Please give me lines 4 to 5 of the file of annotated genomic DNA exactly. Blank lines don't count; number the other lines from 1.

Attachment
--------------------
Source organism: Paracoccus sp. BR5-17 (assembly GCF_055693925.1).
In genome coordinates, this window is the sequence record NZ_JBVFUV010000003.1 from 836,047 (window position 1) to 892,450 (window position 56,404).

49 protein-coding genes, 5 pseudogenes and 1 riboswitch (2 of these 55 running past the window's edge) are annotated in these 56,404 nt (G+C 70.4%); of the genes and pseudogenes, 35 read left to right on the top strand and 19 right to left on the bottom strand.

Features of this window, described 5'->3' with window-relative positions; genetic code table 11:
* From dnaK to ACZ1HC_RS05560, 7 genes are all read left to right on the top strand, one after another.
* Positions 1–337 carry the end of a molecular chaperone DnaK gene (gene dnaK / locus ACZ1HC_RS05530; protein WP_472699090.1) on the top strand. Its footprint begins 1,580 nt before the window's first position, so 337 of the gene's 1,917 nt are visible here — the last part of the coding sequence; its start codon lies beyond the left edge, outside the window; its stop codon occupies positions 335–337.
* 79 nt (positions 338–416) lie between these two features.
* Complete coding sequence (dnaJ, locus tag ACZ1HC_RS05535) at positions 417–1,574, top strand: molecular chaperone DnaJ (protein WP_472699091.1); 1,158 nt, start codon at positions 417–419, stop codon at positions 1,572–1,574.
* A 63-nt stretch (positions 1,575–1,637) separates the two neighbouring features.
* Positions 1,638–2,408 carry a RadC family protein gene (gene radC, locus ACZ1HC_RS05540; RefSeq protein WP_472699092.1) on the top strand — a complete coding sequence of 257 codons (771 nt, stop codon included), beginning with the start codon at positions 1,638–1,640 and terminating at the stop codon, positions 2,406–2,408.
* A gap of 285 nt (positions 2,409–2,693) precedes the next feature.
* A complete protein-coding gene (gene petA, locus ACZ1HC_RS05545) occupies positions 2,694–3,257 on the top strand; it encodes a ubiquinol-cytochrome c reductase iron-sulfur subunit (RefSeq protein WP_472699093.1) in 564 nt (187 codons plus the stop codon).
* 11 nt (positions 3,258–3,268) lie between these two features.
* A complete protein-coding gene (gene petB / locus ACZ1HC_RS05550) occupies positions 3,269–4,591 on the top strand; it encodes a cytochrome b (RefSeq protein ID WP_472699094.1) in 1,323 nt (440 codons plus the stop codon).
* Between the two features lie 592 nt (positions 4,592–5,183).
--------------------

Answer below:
Features of this window, described 5'->3' with window-relative positions; genetic code table 11:
* From dnaK to ACZ1HC_RS05560, 7 genes are all read left to right on the top strand, one after another.